Job Seekers: Health IT is Hiring, Expensive Degree Not Needed
Job hunters outnumber available jobs by more than four to one. With almost 14 million Americans out of work, workforce development has become a key priority and a political liability. President Barack Obama’s allies have started calling for new government initiatives to boost employment, but where are the jobs? The best way to answer this question is to look toward emerging fields, specifically the healthcare sector where a two-year degree can get any trained individual a coveted position.
Jobs within health services have the highest number of openings, requiring a vocational education rather than a four-year liberal arts degree. The days of highbrow education are not over, but the price of an elite education does not seem to correspond to graduates’ unemployment levels. It seems evident that a two-year au courant degree at a local community college is a better, far cheaper way to get a superior paying job in today’s sluggish economy.
The myth that a four-year degree is the only road to success has recently been debunked by the growing health IT sector. The enactment of Congress’ Health Information Technology for Economic and Clinical Health (HITECH) Act has imparted resources to this emergent field in hopes of making our health system more technologically advanced. As the investment grows and prospers, positions for those without medical degrees become more crucial and necessary. Community colleges are answering the call for the training and education of this growing professional domain. A two-year degree from a specialized health IT program can get a student or a mid-career employee a better-paying job cheaper and faster than a four-year institution.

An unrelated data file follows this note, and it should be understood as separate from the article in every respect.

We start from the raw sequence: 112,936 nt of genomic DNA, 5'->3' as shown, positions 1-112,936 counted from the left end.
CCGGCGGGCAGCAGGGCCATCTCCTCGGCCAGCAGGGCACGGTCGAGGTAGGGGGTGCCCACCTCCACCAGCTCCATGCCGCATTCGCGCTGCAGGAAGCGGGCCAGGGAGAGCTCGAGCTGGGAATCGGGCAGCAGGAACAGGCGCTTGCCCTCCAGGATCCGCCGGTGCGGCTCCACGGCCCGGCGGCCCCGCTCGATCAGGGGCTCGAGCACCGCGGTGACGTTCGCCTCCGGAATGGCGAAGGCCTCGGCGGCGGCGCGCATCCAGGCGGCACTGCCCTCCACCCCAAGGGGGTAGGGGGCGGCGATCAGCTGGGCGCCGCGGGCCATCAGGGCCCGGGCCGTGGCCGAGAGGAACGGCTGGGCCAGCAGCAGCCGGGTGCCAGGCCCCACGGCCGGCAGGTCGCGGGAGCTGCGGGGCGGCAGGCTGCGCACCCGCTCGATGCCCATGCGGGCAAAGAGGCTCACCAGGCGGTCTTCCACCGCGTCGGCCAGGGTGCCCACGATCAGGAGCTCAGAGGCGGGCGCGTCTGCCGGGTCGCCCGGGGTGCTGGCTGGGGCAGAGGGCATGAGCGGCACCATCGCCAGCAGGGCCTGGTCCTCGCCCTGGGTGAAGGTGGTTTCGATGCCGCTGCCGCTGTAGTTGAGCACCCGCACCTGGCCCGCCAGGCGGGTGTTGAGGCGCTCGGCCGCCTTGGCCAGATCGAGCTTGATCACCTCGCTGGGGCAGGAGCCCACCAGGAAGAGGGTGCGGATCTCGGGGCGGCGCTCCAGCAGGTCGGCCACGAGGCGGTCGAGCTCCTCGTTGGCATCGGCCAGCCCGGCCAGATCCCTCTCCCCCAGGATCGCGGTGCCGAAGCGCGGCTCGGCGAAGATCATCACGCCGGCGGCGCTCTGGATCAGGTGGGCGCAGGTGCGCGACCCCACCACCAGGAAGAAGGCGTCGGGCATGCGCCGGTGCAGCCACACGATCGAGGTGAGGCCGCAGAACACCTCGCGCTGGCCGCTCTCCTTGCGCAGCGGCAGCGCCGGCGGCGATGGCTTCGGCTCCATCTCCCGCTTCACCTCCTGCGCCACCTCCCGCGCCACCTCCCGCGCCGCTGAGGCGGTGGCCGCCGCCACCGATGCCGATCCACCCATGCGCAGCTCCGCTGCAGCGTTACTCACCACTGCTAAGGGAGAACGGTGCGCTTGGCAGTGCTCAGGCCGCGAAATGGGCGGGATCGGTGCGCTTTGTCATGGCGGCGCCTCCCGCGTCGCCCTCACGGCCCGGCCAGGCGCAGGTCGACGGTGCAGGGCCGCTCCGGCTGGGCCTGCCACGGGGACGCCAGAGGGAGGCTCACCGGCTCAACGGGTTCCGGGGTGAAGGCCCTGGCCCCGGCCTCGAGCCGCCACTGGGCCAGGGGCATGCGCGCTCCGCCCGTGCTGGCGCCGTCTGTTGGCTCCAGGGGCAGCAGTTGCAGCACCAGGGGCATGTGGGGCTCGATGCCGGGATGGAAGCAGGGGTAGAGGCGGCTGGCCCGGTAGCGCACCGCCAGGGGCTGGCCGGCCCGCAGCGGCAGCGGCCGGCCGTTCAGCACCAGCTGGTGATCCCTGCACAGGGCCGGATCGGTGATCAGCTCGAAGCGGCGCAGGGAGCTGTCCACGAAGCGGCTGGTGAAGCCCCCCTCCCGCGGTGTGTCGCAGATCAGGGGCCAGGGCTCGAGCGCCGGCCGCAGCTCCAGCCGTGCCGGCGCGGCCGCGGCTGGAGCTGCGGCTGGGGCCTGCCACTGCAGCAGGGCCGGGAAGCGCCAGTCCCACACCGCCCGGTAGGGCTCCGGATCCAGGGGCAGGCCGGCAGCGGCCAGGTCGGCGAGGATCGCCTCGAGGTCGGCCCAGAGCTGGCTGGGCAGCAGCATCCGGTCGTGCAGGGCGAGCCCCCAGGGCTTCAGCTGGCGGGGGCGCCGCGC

Graduates from community colleges are harnessing their education toward viable employment. Health IT professionals have become more crucial to health services than ever before and are being hired at an increasingly rapid rate. Physician offices, electronic health record (EHR) companies, government, and consulting need recent graduates to impart their knowledge in this growing and changing field.
Not only will healthcare jobs become more common and graduates become in higher demand, but the government is also investing in the infrastructure and education of these new roles. The federal government added $32 million this year to a community college program already at $36 million. It has also “estimated a need for 50,000 more skilled health IT workers to help providers over the hurdles to establish and maintain EHRs.” Community colleges are answering this need by creating programs based around the career roles of software specialists, implementation support, and practice workflow redesign specialists.
If the expanding field of health IT coupled with government expenditure is not incentive enough to turn to vocational training, then the growing state cuts to higher education will make any student pause to think about their next steps. Most state colleges will likely see financial aid cuts and tuition hikes. As the protests of recent budget cuts have evidenced, the future is looking glum for those wishing to obtain a higher degree.
As massive debt looms over students, compiled with a bleak job landscape, the path toward community college and health IT are looking all the more rosy. A two-year education in health IT at a local community college might just be the antidote to combat our nation’s employment woes.
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